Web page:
The call for ‘health system strengthening’ (HSS) has become something of a mantra in global health circles in recent years. But what do we mean by HSS and how might policymakers go about enacting it?
My colleagues Dr Katharina Hauck, Dr Ranjeeta Thomas and I are working on an iDSI project where we take the position that an important form of HSS focuses on service delivery ‘platforms’. These platforms can take many forms, such as a network of community nurses, a health centre, or even a hospital. Their common feature is that the delivery of a range of services depends to some extent on the platform. For example, a local health centre might provide antenatal maternity services, routine child health and vaccination programmes, and a variety of other ambulatory services.
The costs and effectiveness of each of those services are likely to be influenced by how well the health centre (the platform) functions as a whole. As a result, the services that use the platform are to some extent interdependent.
Conventional approaches towards the evaluation of health services consider treatments independently. They assume that the costs and benefits of a treatment remain unchanged whatever the characteristics of the platform, and are not associated with those of any other treatments that use the platform. Yet it is clear that both costs and benefits – but particularly costs – often depend heavily on how well a delivery platform is functioning and what other services are relying on the platform’s resources.
Our research models three types of investments in HSS that focus on delivery platforms. The first type looks at an existing platform and examines whether additional funds should be spent on improving the overall functioning of the platform or expanding the range/volume of services it supports. Using the funds for HSS will improve the quality (or reduce the costs) of existing services but will to some extent reduce the scope for introducing new services. This trade-off is at the core of many HSS decisions and we show how it can be addressed analytically.
It is often the case that a platform is unable to function as well as it should because of some physical constraint, such as limited human resource capacity. For example, a hospital may be unable to deliver some highly cost-effective treatments because of a shortage of medical personnel. The second type of HSS therefore examines the benefits of removing such constraints by investing funds in the right way, here by the hiring of additional medical personnel. Again, such actions will come with a cost, especially if the new ability to focus on more cost-effective treatments means sacrificing lower value treatments that are currently provided by the platform. The key policy decision is whether the costs of removing the constraint are outweighed by the benefits.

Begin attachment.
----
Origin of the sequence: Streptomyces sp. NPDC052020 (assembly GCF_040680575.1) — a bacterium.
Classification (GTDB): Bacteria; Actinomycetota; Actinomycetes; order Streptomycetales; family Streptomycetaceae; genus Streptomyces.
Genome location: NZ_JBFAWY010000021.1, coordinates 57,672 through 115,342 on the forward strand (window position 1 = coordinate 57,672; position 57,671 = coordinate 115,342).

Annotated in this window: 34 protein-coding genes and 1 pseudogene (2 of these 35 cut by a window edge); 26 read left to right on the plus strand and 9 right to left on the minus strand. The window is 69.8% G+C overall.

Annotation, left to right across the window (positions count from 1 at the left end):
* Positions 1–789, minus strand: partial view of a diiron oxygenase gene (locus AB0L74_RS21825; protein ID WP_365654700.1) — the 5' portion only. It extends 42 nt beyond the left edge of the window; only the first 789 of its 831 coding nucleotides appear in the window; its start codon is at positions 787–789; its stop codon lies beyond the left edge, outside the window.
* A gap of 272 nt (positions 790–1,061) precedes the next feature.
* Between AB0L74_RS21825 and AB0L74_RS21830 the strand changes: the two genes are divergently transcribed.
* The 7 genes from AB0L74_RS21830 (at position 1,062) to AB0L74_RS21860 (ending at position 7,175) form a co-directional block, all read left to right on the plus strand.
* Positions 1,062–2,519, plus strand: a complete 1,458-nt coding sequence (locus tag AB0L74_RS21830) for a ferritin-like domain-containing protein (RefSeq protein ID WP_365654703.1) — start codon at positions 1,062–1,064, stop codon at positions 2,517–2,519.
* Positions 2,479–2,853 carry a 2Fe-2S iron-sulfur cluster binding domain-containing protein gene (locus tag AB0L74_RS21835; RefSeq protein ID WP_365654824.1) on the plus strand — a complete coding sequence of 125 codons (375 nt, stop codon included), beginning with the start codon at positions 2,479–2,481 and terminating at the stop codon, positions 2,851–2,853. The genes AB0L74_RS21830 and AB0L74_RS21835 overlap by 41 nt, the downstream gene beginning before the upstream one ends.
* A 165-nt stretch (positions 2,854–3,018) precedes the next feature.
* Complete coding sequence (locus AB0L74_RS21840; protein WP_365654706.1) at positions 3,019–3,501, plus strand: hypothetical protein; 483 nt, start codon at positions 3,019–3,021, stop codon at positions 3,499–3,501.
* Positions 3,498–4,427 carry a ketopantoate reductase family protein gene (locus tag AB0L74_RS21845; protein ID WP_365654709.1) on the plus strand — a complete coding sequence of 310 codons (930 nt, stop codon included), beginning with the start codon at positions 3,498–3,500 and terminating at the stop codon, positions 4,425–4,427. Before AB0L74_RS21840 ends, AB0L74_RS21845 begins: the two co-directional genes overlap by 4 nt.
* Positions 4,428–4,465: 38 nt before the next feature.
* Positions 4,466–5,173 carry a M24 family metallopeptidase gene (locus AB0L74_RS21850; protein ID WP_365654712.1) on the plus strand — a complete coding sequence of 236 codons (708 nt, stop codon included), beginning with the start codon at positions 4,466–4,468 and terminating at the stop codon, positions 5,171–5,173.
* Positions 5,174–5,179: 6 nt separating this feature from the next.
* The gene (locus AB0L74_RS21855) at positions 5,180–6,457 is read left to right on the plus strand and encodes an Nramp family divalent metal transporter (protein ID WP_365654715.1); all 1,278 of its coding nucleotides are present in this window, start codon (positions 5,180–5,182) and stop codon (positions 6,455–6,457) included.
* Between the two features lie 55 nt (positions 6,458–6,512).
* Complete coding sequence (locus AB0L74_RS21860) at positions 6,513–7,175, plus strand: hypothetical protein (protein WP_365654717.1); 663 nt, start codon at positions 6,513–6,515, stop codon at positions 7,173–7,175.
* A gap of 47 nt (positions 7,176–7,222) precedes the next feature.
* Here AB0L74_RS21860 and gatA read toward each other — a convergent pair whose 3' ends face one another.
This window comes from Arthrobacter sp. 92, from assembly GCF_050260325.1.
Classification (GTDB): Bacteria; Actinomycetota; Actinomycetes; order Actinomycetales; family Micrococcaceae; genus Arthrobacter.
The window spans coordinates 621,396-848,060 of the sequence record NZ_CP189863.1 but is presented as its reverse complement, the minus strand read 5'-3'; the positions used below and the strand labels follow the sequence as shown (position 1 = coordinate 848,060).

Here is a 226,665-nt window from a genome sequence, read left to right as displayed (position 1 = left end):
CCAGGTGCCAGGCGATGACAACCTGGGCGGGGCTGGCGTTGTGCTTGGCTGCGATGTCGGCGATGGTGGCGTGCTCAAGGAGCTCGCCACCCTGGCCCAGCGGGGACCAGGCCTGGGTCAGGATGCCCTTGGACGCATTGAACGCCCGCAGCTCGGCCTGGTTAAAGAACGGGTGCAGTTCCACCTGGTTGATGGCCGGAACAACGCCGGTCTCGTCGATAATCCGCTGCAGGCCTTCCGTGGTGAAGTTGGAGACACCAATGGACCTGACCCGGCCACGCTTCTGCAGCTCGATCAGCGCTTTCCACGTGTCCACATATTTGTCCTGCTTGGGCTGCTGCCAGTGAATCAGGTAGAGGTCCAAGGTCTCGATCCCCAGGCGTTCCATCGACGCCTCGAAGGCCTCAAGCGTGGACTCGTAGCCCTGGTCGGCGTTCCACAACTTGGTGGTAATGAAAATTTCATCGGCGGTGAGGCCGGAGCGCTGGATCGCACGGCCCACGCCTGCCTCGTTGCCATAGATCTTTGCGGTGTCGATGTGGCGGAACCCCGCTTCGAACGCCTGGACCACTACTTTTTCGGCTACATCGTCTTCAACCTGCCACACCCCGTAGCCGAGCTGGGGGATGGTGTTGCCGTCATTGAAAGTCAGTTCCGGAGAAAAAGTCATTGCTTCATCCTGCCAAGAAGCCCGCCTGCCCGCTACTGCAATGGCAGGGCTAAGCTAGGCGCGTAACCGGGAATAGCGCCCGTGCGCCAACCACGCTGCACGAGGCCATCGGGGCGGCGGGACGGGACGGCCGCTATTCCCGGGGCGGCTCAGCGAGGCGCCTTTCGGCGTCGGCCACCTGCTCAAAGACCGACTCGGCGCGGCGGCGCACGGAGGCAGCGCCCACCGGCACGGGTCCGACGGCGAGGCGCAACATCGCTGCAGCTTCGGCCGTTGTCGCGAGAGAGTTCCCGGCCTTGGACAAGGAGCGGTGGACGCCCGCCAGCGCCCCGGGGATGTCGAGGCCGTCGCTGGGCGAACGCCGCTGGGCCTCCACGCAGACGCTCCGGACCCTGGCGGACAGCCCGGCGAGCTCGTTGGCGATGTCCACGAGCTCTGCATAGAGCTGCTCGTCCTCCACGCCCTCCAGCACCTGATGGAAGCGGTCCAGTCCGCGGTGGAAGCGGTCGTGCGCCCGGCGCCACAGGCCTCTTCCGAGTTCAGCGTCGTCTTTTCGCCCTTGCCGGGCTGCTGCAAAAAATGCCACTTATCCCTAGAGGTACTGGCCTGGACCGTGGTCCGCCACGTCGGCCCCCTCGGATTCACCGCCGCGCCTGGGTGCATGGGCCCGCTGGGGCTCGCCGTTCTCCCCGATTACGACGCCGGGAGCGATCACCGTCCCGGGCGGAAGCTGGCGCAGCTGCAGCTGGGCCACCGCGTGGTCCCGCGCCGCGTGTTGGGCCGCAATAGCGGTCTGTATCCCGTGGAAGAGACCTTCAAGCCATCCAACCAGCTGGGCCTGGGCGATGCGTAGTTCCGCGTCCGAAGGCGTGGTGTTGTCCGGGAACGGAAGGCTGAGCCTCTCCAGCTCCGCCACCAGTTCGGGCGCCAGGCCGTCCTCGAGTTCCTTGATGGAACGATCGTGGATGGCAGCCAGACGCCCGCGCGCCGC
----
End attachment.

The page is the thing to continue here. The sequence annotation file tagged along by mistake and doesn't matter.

The third type of HSS is the consideration of an entirely new platform, often to affect a radical new way of delivering a treatment. An example might be the creation of a home-based testing programme for HIV/AIDS that relies on a new network of community health workers to test people in their homes, as an alternative to the current system of opportunistic testing at clinics. The decision whether or not to proceed with this option may depend on what other services could be delivered by the community workers, such as testing for hypertension, diabetes or tuberculosis, to make the home-visit worthwhile.
Our research therefore examines the trade-off between HSS and expansion of treatment coverage that is often encountered and has many policy implications concerning the nature and timing of health system reforms. We were excited to present our initial findings at HTAsia Link 2018 and look forward to publishing as the work develops.